Importing the archived jobs is fairly simple and can be done either on the command line or through the Deadline Monitor. If you’re using Deadline Monitor, select ‘File’ > ‘Import Archived Jobs...’ and then select (or multi-select) the jobs you wish to import.
Or if you prefer, you can do this with the command line interface using the following Deadline Command:
ImportJob Imports the archived job. [Delete Archive] If the original archive should be deleted (true/false). [Archived Job File] The archived job file. Specify multiple files as separate parameters.
Which could look like this:
"%DEADLINE_PATH%/deadlinecommand.exe" ImportJob false "path/to/archived/job.zip"
And of course, here’s how you can import archived jobs with the Scripting API:
# import_jobs.py from Deadline.Scripting import * def __main__( *args ): archivedJobFiles = [ "path/to/archived/job1.zip", "path/to/archived/job2.zip", "path/to/archived/job3.zip" ] deleteArchive = True for archivedJob in archivedJobFiles: RepositoryUtils.ImportJob( archivedJob, deleteArchive ) print( "Imported %s" % archivedJob )
This needs to be run in the context of Deadline though, so here’s how you’d execute this python file:
"%DEADLINE_PATH%/deadlinecommand.exe" ExecuteScript "path/to/import_jobs.py"
You can find out more by browsing the Scripting API’s ImportJob documentation.
As with all major version changes, there’s no guarantee that you can import an archived job from a different major version number. As time goes on we add more and more features, with some of these features requiring us to overhaul the process on how we store information (including jobs). But fear not, for we don’t make those breaking changes on minor versions, only on major versions.
UNPACKING IT ALL - TINKER AWAY
This next portion is for those whom love to tinker, feel free to skip this part if browsing the archive doesn’t interest you.
Although I’ll give you an example, if you’re curious as to what one your archived jobs would like, it’s easy to take a look yourself by manually archiving a job to your desktop and perusing the associated zip file. With that out of the way, it’s time to examine the contents of an archived job. Consider the following archived job:
Z:\DeadlineRepository8\jobsArchived\2016_09\morgan__Python__Testing Python Plugin__57d83eaa99bb592db889957f.zip
This folder contains all the information necessary for a job stored in Deadline. Looking inside the archived job we’ll see an assortment of files (contents will vary by job):
The first two files are compressed report files (named after their report IDs with a .bz2 extension) but since they’re compressed, opening them up in an editor will be gibberish. If you wish to browse their contents without importing the job into Deadline, you’ll have to decompress them. An easy way to do this would be to use your favourite graphical unarchiver on the file, such as 7-Zip, WinRAR, Bzip2, etc. If you prefer the command line interface, then you can use the one of the following commands on the report you want to read:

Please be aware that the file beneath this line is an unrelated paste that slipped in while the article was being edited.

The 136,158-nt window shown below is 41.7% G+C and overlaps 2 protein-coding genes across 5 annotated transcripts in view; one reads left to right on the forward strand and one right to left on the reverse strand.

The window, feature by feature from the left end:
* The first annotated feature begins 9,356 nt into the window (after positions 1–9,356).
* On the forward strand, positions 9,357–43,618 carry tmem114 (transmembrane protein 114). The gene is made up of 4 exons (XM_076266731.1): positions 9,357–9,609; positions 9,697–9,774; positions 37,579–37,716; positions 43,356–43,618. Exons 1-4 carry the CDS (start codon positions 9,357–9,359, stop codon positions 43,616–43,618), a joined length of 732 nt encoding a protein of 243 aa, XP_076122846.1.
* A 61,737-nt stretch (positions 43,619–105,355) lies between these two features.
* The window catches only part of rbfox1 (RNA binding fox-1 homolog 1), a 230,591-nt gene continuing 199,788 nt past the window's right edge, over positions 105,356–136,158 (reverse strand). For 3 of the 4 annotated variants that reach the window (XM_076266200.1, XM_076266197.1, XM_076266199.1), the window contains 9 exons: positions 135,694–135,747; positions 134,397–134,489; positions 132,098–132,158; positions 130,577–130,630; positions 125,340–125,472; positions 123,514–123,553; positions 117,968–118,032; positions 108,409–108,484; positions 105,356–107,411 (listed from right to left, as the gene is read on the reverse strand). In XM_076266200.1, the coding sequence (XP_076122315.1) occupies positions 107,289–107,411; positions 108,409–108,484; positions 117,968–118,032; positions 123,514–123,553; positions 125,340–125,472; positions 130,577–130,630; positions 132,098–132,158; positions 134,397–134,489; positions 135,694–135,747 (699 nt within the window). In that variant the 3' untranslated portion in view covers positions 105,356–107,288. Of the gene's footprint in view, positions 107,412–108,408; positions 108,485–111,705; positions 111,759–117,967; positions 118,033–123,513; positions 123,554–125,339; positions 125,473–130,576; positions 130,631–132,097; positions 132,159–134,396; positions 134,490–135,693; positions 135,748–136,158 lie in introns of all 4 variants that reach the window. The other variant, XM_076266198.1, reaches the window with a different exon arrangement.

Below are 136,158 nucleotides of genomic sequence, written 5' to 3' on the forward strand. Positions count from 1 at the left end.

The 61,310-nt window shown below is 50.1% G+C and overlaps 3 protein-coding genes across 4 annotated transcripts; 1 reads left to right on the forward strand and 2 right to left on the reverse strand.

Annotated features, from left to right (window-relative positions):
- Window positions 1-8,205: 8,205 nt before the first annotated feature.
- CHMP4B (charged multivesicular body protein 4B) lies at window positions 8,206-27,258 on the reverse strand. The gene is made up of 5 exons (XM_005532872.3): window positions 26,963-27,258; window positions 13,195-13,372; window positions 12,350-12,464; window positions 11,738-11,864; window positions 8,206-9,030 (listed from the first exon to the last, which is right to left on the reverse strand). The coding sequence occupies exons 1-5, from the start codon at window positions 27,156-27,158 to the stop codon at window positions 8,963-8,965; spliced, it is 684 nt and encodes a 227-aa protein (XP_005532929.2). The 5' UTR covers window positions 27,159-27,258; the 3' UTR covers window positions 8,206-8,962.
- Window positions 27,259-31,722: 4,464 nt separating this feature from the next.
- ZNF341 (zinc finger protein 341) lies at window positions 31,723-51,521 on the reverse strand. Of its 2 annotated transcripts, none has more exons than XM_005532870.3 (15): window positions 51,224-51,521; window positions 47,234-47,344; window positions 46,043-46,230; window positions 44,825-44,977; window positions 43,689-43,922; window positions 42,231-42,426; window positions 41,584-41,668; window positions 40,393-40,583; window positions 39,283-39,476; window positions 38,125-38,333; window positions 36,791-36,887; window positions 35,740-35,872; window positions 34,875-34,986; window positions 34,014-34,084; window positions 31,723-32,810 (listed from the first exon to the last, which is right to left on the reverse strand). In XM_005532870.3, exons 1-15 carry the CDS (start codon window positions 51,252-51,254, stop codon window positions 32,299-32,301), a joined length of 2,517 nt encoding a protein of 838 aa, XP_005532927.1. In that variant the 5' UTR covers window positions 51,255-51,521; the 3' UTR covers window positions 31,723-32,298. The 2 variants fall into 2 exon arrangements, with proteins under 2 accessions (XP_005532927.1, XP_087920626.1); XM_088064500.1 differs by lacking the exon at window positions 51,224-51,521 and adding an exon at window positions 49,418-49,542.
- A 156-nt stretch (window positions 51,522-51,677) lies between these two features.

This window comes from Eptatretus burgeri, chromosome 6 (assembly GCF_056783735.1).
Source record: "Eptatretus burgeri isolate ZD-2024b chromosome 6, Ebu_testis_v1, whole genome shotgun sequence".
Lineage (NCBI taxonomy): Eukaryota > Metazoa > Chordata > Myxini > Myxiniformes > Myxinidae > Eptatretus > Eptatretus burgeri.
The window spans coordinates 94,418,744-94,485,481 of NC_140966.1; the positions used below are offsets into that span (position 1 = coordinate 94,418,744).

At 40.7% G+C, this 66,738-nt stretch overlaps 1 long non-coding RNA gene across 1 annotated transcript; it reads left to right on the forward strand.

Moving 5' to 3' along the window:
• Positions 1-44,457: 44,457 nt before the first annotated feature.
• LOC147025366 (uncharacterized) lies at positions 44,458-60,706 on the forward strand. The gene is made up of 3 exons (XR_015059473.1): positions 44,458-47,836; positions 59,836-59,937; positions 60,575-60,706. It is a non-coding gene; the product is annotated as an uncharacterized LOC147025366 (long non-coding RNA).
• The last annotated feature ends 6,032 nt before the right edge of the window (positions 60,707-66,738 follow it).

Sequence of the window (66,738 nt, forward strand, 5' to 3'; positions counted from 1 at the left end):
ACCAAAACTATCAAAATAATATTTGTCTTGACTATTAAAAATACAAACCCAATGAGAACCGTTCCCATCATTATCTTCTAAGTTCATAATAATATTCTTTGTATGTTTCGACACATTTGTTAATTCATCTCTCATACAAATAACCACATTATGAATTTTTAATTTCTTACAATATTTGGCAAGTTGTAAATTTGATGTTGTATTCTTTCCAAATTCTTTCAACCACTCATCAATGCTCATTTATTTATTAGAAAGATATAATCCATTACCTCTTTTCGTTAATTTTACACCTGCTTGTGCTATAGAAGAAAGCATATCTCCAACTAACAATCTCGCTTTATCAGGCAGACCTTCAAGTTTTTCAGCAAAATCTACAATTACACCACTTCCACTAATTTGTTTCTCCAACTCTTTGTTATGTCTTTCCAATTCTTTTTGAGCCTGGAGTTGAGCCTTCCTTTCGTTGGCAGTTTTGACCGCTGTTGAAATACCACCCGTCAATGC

bzip2 -dk "path/to/archived/log.bz2"
7z.exe e "path/to/archived/log.bz2"
WinRAR.exe e "path/to/archived/log.bz2"
There’s obviously more, but you get the idea. These commands will decompress the file and keep the original archive around. Super handy!
The next three files are called job.json, task.json, reports.json. I won’t explain everything stored in these files, but thankfully their names reflect their contents. The job.json contains job information like the name of the job, user who submitted it, a list of auxiliary files, etc. The tasks.json file will contain information about each task for the job like the Deadline Worker that rendered it, how many errors it generated, etc. At this point you can probably guess that reports.json contains information on all the reports for the job.
If you open any of those files to see what the JSON objects looks like, then you’ll be greeted with this mess:
While this isn’t compressed in the same sense as the report files, it’s been minified, so it’s not as readable as a normal text document. If you really want to browse the contents of these files, you’ll probably want to make the JSON pretty (use your preferred text editor/website to do this) which will format it like this:
The last file in this example is the auxiliary file submitted with this job, though you can have more. In this case, the scene file (scenefile.py) was submitted to Deadline so it’s counted as an auxiliary file and stored when the job is archived. The contents of this file are pretty arbitrary for this blog post, as any file submitted with the job is an auxiliary file. Unlike the other files, we don’t generate auxiliary files from the Database. It has the same contents as when it was submitted, so if it’s a plaintext file like this one you can easily look at it.
Best of luck if you’re trying to look through binary scene files though...
HELP ME HELP YOU
Another reason I’d like to bring to light archiving is that it’s extremely beneficial on our side of things for diagnosing problems. A lot of the time Support requires a lot of information from you regarding the error, and sending us the archived job makes this a lot easier for everyone involved. There’s no need for you to hunt down the correct log to send, or search for which settings the job uses, and Support then has a job that exhibits the problematic behaviour. This’ll save everyone time and headaches by preventing back and forth responses asking for more information, which will allow us to react quicker to issues that pop up.
It’s worth noting that most jobs you want to send to Support won’t be ‘Completed’ as they’ll have failed in some way. Due to this you’ll have to manually archive the job since it won’t be picked up automatically by House Cleaning.
Archiving your jobs is a simple process and hopefully this blog post has encouraged you to give it a try yourself with your Repository. Besides, why wouldn’t you want to keep you Repository neat and tidy?!